Read Order: Mahender Kumar v. State of Haryana

Monika Rahar

Chandigarh, February 21, 2022: The Punjab and Haryana High Court has denied the grant of bail to the accused-petitioner, who had been working as an Assistant Sales Manager of a company and was charged with the offence of embezzling Rs.1.33 crore by threatening distributors into transferring money in his account. 

 Among many factors, the Bench of Justice Vinod S. Bhardwaj also considered the fact that the apprehension of the prosecution about the petitioner absconding from the process of law and about his involvement in the commission of the offence was reasonable, in view of the facts and circumstances of the case . 

To elaborate on the connotation of the term “reasonable”, the Court made reference to the decision of the Supreme Court in Union of India through Narcotics Control Bureau, Lucknow v. Md. Nawaz Khan, (2021) 10 SCC 100, wherein it was stated that the standard prescribed for the grant of bail is ‘reasonable ground to believe’ that the person is not guilty of the offence, and to interpret the terms “reasonable” and “reasonable ground to believe”, the Court referred to its earlier decision. The word “reasonable” was interpreted to have in law the prima facie meaning of reasonable in regard to those circumstances of which the actor, called on to act reasonably, knows or ought to know. 

Here, in this case, the petitioner was in custody since January, 2022 in relation to an FIR registered against him in 2017 for allegedly embezzling an amount of more than Rs. 1.33 crores along with other co-accused, by hacking the password of the system of the complainant Company and transferring the amounts in their own account. Apart from this, they also indulged in pressurizing/ threatening the distributors of the company into making illegal payments to them, failing which the distributorship in their favour was threatened to be cancelled. 

It was the case of the petitioner’s counsel that the petitioner was falsely arraigned as an accused for the reason that the petitioner discontinued his employment with the complainant-Company. He further argued that the allegations in the FIR were general in nature and that the transfer of money into his personal account did not translate into any prima facie involvement of the petitioner in the commission of any offence. Also, the counsel contended that the said amounts deposited in the account of the petitioner were friendly borrowings by the petitioner to construct his house and that no investigation into the same was conducted by the investigating agency even when the FIR was registered in 2017. Lastly, it was submitted that the co-accused was already granted the concession of anticipatory bail.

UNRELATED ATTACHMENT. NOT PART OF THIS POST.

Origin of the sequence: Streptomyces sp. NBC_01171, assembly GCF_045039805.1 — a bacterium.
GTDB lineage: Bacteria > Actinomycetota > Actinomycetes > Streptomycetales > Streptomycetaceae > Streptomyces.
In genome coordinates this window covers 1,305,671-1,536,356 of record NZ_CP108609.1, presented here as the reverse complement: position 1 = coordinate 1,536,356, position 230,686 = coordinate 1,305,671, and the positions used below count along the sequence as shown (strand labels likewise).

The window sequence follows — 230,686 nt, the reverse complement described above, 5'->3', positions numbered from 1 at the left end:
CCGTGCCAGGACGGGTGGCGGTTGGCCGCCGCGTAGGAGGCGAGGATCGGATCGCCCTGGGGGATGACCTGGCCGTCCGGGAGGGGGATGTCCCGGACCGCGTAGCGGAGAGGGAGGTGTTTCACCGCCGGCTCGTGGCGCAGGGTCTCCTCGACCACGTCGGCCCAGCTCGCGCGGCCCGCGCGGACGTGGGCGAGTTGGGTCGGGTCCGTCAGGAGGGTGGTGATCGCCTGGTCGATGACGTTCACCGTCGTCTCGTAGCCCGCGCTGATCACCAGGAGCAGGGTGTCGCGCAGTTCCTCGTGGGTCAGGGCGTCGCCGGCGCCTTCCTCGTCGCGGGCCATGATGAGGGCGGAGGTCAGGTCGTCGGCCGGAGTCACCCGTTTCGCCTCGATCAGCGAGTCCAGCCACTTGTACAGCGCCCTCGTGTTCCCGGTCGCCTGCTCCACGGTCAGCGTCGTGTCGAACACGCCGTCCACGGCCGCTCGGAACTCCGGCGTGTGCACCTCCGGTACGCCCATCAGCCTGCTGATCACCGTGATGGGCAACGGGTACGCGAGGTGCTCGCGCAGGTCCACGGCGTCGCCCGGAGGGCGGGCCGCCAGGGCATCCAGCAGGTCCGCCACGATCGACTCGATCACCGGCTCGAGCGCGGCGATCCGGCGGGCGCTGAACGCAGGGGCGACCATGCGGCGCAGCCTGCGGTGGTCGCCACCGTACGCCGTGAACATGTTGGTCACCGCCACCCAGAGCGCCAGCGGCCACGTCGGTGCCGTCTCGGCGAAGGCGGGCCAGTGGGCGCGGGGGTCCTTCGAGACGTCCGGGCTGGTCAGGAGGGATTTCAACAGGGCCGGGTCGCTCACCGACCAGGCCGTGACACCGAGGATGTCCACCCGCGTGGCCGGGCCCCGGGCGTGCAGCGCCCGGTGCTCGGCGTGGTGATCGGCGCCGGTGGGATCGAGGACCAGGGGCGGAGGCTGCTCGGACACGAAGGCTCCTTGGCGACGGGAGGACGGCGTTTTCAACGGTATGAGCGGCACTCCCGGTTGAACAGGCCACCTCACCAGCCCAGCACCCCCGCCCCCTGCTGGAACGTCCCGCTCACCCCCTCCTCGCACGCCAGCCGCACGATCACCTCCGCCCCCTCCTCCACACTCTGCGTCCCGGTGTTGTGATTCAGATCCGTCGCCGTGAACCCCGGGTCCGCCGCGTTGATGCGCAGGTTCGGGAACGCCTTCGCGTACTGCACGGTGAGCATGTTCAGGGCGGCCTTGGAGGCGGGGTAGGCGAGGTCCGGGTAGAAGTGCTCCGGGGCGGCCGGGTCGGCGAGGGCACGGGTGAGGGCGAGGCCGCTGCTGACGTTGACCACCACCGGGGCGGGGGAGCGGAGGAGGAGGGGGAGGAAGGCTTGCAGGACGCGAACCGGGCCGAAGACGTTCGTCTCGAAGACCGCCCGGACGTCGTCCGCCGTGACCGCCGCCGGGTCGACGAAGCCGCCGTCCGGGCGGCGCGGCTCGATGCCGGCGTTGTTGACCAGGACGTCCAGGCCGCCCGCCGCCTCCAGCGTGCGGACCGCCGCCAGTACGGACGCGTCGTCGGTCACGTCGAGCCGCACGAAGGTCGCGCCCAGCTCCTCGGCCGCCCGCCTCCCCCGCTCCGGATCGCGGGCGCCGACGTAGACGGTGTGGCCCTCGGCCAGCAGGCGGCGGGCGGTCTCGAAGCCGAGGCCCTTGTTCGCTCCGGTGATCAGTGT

The State counsel, on the other hand, argued that the petitioner, in connivance with other officials/employees of the Company, embezzled the amounts due to the Company by forcing the distributors of the Company to pay money. He also cited the statement of one of the distributors saying that a huge sum of money was transferred by him to the petitioner under the threat of cancellation of his distributorship. He also pointed out that other co-accused of the petitioner were absconding and the investigation was yet not complete. Thus, he expressed apprehension of the petitioner absconding after availing of bail.

At the outset, the Court made reference to the decision of the Supreme Court in Ranjit Singh v. State of Madhya Pradesh and others, (2013) 16 SCC 797 , to refer to the guiding principles for grant of bail. 

Coming to the factual aspects of the case, the Court observed that the allegation of the petitioner threatening the distributors to make deposits was supported by the victim and that prima facie evidence existed to substantiate that various entries pertaining to large sums of money were reflected in the account of the petitioner. 

It was also observed that it was undisputed that the petitioner remained absconding and was eventually declared as a proclaimed person. Even though the same was in another case, the Court opined that the same did reflect upon the antecedents of the petitioner. Also, the fact that the investigation in the matter was not completed and other co-accused of the petitioner were evading arrest, weighed with the Court.

The Court also opined that being an Assistant Sales Manager, it was incumbent upon the petitioner to work in the best interest of the Company, however, the petitioner allegedly abused the authority vested in him and worked against the interest of the Company that employed him. 

Having considered the submissions and the petitioner’s conduct, the stage of the investigation, the reasonable apprehension of prosecution about the petitioner absconding from the process of law and interfering in the process of law, the brief custody period and the fact that other co-accused of the petitioner are evading arrest, the Court decided not to grant the concession of bail. 

Thus, the petition was dismissed. 

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